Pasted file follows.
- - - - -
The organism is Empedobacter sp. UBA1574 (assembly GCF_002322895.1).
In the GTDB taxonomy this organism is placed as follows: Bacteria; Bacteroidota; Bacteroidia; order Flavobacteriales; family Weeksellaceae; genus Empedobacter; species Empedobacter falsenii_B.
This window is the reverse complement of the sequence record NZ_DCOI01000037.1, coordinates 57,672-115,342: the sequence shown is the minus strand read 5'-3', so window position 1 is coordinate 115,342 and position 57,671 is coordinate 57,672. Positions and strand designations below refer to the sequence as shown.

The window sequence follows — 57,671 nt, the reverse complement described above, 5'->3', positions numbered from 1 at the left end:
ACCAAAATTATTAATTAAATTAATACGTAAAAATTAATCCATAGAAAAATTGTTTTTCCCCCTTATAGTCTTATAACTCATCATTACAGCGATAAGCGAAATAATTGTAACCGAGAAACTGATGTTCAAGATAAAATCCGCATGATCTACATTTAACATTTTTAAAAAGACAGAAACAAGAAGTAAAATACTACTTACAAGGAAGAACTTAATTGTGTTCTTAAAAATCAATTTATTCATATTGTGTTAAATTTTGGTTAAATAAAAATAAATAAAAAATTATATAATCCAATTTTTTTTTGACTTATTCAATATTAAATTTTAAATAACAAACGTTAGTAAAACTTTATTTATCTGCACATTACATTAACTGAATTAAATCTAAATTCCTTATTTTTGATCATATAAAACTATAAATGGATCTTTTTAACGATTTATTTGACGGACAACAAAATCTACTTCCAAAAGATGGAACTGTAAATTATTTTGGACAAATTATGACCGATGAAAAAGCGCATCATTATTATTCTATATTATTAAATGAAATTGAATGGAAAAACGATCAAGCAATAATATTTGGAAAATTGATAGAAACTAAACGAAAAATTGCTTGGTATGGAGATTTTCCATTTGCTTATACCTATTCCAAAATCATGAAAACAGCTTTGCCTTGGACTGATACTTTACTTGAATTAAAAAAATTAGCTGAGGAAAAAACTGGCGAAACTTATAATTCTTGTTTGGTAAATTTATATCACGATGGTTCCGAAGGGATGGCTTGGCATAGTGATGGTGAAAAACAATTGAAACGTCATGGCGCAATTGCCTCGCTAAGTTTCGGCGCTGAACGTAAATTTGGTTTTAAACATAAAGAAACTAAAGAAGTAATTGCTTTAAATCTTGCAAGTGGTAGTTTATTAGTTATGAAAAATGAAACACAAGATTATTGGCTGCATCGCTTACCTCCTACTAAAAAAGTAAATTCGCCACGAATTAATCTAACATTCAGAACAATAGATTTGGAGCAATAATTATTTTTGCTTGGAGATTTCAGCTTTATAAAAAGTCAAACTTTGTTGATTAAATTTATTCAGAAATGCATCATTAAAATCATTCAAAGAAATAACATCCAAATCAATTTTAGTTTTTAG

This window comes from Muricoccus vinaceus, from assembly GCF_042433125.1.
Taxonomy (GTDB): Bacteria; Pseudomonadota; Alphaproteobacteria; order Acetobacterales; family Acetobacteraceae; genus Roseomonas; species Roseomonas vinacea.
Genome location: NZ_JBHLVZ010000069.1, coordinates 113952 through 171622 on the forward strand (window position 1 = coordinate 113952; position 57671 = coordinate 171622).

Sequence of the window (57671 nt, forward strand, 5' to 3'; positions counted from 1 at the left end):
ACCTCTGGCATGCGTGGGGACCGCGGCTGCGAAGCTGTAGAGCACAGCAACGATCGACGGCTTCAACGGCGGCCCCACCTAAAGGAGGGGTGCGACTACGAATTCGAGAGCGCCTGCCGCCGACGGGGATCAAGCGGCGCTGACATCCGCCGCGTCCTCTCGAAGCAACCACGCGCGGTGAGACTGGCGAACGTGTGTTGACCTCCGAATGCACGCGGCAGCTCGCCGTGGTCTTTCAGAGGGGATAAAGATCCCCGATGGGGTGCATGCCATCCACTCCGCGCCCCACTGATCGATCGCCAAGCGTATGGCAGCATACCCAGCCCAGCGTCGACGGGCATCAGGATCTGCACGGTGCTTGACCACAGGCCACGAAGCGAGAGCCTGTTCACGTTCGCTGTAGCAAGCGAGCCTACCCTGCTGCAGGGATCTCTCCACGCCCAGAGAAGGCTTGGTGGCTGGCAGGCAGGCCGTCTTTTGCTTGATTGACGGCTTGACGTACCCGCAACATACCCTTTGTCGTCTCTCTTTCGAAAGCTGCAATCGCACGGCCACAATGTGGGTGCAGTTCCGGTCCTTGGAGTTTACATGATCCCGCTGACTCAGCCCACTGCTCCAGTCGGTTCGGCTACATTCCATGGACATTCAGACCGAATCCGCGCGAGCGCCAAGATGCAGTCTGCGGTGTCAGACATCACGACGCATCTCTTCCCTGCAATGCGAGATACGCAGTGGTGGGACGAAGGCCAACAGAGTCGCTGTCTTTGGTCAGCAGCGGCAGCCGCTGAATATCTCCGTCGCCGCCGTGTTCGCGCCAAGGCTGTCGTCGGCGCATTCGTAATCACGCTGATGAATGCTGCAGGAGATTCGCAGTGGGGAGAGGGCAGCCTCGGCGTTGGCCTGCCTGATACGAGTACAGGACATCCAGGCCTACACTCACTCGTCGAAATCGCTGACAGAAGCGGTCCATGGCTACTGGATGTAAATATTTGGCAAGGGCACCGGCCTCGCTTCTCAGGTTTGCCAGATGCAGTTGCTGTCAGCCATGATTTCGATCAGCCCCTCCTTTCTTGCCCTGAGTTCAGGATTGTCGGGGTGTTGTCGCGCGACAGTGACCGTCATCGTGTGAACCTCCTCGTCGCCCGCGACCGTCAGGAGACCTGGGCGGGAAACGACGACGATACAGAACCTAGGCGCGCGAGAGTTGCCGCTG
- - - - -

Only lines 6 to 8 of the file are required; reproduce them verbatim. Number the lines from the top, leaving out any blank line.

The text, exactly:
This window comes from Muricoccus vinaceus, from assembly GCF_042433125.1.
Taxonomy (GTDB): Bacteria; Pseudomonadota; Alphaproteobacteria; order Acetobacterales; family Acetobacteraceae; genus Roseomonas; species Roseomonas vinacea.
Genome location: NZ_JBHLVZ010000069.1, coordinates 113952 through 171622 on the forward strand (window position 1 = coordinate 113952; position 57671 = coordinate 171622).